• Backup Storage Location: Review where backups are stored and ensure that they are held in secure locations, whether on-premises or in the cloud. The backup storage location should be protected from unauthorized access, fire, and flooding.

  • Test Restorability: Periodically test restoring data backups to ensure that the backup is reliable and can be used for recovery. A backup that cannot be restored is useless.

  • Backup Encryption: Evaluate if data backups are encrypted at rest and in transit. Encryption can protect backups from hacking, theft, and unauthorized use.

Investigating Your Employee Access Controls

Controlling employee access is an essential aspect of cybersecurity that can reduce the likelihood of a breach. Employees can be a significant threat to the security of a company as they can unwittingly or maliciously leak sensitive information or introduce malware.

Investigating your employee access controls can help ensure that employees have access only to the information and systems they need to do their jobs. Here are some points to consider when investigating employee access controls:

  • Access Rights: Determine the level of access that each employee needs. Access rights should be assigned based on the principle of least privilege, where employees are given only the access they require to perform their job functions.

  • Password Policy: Evaluate the password policy and ensure that it aligns with industry best practices. Passwords should be complex, changed regularly, and never shared.

  • Multi-factor Authentication: Consider the use of multi-factor authentication (MFA) as an additional layer of protection. MFA requires employees to provide a second factor, such as a code or a fingerprint, in addition to their password to access a system.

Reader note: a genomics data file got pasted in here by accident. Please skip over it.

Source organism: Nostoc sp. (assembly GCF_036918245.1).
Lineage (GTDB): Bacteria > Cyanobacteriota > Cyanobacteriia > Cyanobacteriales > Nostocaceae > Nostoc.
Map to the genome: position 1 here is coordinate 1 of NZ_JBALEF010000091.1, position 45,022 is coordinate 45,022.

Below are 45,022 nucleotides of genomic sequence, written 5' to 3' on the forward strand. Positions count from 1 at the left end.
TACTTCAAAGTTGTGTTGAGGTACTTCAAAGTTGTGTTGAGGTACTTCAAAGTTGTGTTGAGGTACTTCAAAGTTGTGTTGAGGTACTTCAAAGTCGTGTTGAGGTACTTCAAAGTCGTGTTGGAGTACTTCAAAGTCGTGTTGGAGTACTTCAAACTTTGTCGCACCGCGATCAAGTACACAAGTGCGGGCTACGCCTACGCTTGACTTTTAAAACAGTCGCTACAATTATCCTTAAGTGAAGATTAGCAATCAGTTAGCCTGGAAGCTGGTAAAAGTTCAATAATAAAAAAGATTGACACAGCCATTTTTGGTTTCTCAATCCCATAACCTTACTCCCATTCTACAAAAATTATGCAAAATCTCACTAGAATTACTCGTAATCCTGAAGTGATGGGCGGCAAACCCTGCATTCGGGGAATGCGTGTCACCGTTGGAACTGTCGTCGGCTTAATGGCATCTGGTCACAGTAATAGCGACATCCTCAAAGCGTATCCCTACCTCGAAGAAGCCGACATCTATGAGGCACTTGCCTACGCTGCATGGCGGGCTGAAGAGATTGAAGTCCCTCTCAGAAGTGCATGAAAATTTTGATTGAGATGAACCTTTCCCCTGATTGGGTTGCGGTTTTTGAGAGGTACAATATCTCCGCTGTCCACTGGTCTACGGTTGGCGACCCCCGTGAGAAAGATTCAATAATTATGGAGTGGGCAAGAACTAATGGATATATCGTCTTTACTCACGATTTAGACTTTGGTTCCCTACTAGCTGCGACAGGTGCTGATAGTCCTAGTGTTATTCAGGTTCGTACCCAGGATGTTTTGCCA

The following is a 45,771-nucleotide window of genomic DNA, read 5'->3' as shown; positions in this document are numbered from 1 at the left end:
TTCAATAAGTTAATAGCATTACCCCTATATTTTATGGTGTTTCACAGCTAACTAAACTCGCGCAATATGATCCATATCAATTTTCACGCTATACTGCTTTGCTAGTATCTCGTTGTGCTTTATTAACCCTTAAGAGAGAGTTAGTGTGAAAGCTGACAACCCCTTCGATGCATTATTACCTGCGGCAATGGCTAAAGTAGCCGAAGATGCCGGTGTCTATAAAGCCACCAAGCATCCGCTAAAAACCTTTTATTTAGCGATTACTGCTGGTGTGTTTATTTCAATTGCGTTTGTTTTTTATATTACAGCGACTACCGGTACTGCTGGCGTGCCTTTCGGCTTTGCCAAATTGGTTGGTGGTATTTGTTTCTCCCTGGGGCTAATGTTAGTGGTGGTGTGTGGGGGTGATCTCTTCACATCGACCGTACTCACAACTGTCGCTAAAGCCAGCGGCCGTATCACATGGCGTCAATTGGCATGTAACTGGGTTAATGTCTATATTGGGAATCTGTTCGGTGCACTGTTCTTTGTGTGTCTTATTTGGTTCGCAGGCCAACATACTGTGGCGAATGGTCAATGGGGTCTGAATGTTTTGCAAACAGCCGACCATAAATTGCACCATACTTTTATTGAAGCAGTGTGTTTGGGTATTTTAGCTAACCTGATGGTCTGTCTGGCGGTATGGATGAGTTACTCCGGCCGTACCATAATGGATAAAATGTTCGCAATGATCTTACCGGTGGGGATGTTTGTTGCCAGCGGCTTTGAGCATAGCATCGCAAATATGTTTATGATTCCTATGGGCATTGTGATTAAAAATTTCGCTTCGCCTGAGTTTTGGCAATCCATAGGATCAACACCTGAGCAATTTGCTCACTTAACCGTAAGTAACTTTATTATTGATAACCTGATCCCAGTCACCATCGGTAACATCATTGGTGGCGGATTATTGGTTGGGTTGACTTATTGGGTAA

• Access Monitoring: Review access to company systems and data and monitor it for any suspicious activity. Suspicious activity can include attempts to access files or systems that the employee does not normally access or large downloads of sensitive information.

Understanding the Importance of Cybersecurity Training

Adequate cybersecurity measures cannot be implemented without the cooperation and participation of employees. Therefore, the significance of cybersecurity training cannot be overstated. Cybersecurity training can help employees understand the risks involved and their role in protecting company data. It can also help employees identify potential risks and prevent cyberattacks:

  • Raising Awareness: Cybersecurity training can help raise awareness about the potential risks of cyberattacks and the importance of data protection. By educating employees about the consequences of cybersecurity breaches, they can become more careful and vigilant in their online activities.

  • Preventing Human Error: Cybersecurity breaches can occur due to human error. Employees could unknowingly open suspicious links or emails, download unverified software, or use weak passwords, which can leave the company vulnerable to cyberattacks. Cybersecurity training can help prevent these errors and provide employees with the necessary skills to recognize and respond to potential security threats.

  • Compliance: Many industries require companies to comply with specific cybersecurity regulations. Cybersecurity training can help ensure that employees are aware of these regulations and understand their importance. Compliance training can also help companies avoid penalties and legal action if regulations are not followed.

  • Protecting Reputation: A security breach can damage a company’s reputation, leading to a loss of customers and trust. Cybersecurity training can help prevent security breaches and ensure that employees take the necessary precautions to protect sensitive data. By protecting the company’s reputation, employees are also safeguarding their own employment.


Now that you understand the importance of evaluating your cybersecurity health, it’s time to take action. By following the checklist we have provided, you can identify potential vulnerabilities and take steps to strengthen your security posture.

Remember, cybersecurity is an ongoing process, and it requires an active effort to stay ahead of emerging threats. Regularly review your cybersecurity policies and procedures, and consider conducting regular training sessions to ensure that employees remain vigilant and informed.

Additionally, don’t hesitate to seek professional assistance if you need it. Cybersecurity experts can provide valuable insights, identify potential risks, and offer practical solutions to improve your cybersecurity health!